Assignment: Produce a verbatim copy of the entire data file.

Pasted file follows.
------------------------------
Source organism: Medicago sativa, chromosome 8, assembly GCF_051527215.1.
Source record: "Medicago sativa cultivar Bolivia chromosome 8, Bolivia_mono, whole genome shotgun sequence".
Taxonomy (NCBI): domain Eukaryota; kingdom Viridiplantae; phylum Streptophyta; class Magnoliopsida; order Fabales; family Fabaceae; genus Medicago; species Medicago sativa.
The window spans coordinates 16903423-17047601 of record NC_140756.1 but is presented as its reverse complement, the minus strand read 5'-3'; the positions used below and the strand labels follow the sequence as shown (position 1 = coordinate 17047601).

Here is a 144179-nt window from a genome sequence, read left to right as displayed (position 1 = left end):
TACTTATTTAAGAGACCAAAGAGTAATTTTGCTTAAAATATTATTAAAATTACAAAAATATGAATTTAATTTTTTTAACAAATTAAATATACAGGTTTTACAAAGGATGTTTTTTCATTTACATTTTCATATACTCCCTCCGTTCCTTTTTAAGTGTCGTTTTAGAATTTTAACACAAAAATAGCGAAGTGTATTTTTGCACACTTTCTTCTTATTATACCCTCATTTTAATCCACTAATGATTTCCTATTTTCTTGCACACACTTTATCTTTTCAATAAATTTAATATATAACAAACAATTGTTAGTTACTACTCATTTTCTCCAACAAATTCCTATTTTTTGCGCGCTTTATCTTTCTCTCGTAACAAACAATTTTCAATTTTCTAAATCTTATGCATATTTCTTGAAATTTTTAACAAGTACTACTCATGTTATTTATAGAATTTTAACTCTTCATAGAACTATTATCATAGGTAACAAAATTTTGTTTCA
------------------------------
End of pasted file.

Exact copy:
Source organism: Medicago sativa, chromosome 8, assembly GCF_051527215.1.
Source record: "Medicago sativa cultivar Bolivia chromosome 8, Bolivia_mono, whole genome shotgun sequence".
Taxonomy (NCBI): domain Eukaryota; kingdom Viridiplantae; phylum Streptophyta; class Magnoliopsida; order Fabales; family Fabaceae; genus Medicago; species Medicago sativa.
The window spans coordinates 16903423-17047601 of record NC_140756.1 but is presented as its reverse complement, the minus strand read 5'-3'; the positions used below and the strand labels follow the sequence as shown (position 1 = coordinate 17047601).

Here is a 144179-nt window from a genome sequence, read left to right as displayed (position 1 = left end):
TACTTATTTAAGAGACCAAAGAGTAATTTTGCTTAAAATATTATTAAAATTACAAAAATATGAATTTAATTTTTTTAACAAATTAAATATACAGGTTTTACAAAGGATGTTTTTTCATTTACATTTTCATATACTCCCTCCGTTCCTTTTTAAGTGTCGTTTTAGAATTTTAACACAAAAATAGCGAAGTGTATTTTTGCACACTTTCTTCTTATTATACCCTCATTTTAATCCACTAATGATTTCCTATTTTCTTGCACACACTTTATCTTTTCAATAAATTTAATATATAACAAACAATTGTTAGTTACTACTCATTTTCTCCAACAAATTCCTATTTTTTGCGCGCTTTATCTTTCTCTCGTAACAAACAATTTTCAATTTTCTAAATCTTATGCATATTTCTTGAAATTTTTAACAAGTACTACTCATGTTATTTATAGAATTTTAACTCTTCATAGAACTATTATCATAGGTAACAAAATTTTGTTTCA